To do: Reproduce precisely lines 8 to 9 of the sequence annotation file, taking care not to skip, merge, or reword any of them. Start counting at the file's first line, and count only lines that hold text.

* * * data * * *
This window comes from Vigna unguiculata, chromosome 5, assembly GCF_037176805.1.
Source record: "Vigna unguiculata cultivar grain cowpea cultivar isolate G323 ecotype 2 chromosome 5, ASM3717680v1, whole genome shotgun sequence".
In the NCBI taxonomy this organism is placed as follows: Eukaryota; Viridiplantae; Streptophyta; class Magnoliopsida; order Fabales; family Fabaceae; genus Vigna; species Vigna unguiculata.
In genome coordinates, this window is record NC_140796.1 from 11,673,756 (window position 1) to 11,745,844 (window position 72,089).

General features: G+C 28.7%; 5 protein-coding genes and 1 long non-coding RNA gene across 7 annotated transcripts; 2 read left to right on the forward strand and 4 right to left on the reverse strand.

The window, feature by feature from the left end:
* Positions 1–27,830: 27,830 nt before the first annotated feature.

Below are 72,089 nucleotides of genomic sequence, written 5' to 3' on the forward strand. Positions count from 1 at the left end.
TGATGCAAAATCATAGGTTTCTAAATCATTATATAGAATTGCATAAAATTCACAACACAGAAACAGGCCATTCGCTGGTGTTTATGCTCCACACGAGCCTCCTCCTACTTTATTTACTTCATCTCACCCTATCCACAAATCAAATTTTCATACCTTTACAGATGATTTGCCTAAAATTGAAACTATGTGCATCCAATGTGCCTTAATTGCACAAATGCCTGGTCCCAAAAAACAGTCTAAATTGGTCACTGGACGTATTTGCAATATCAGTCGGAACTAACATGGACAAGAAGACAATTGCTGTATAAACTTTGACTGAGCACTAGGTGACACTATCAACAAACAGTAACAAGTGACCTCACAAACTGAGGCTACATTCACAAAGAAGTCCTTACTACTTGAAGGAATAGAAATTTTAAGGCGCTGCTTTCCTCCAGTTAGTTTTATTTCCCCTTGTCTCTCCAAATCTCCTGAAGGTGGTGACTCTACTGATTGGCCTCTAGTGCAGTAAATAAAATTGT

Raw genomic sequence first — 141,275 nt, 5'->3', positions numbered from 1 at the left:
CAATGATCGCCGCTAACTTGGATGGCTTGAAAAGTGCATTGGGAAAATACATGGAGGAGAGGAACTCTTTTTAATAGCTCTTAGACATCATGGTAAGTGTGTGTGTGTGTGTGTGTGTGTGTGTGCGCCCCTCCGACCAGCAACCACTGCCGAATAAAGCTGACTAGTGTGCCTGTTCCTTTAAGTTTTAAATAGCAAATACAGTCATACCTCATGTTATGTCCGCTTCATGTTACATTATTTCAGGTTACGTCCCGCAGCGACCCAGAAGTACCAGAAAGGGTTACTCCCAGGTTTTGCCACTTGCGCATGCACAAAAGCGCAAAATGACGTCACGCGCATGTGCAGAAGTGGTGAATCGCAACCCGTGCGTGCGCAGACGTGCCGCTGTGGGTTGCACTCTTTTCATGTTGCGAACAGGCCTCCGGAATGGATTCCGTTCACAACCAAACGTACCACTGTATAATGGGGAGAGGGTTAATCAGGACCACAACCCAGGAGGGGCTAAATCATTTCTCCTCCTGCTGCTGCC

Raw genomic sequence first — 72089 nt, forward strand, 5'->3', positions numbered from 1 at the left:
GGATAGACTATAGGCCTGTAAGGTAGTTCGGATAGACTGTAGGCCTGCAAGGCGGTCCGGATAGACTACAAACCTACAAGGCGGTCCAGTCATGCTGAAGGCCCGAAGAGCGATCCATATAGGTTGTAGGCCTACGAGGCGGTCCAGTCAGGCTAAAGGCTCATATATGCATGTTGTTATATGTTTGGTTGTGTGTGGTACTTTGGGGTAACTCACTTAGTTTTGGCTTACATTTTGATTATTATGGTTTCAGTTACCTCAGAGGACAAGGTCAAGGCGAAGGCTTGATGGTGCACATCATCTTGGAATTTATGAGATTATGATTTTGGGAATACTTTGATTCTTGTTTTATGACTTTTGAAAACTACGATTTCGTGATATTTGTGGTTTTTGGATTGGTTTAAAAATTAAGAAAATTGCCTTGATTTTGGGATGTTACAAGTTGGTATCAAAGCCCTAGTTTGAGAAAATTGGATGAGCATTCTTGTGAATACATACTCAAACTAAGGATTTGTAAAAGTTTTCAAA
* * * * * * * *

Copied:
Below are 72,089 nucleotides of genomic sequence, written 5' to 3' on the forward strand. Positions count from 1 at the left end.
TGATGCAAAATCATAGGTTTCTAAATCATTATATAGAATTGCATAAAATTCACAACACAGAAACAGGCCATTCGCTGGTGTTTATGCTCCACACGAGCCTCCTCCTACTTTATTTACTTCATCTCACCCTATCCACAAATCAAATTTTCATACCTTTACAGATGATTTGCCTAAAATTGAAACTATGTGCATCCAATGTGCCTTAATTGCACAAATGCCTGGTCCCAAAAAACAGTCTAAATTGGTCACTGGACGTATTTGCAATATCAGTCGGAACTAACATGGACAAGAAGACAATTGCTGTATAAACTTTGACTGAGCACTAGGTGACACTATCAACAAACAGTAACAAGTGACCTCACAAACTGAGGCTACATTCACAAAGAAGTCCTTACTACTTGAAGGAATAGAAATTTTAAGGCGCTGCTTTCCTCCAGTTAGTTTTATTTCCCCTTGTCTCTCCAAATCTCCTGAAGGTGGTGACTCTACTGATTGGCCTCTAGTGCAGTAAATAAAATTGT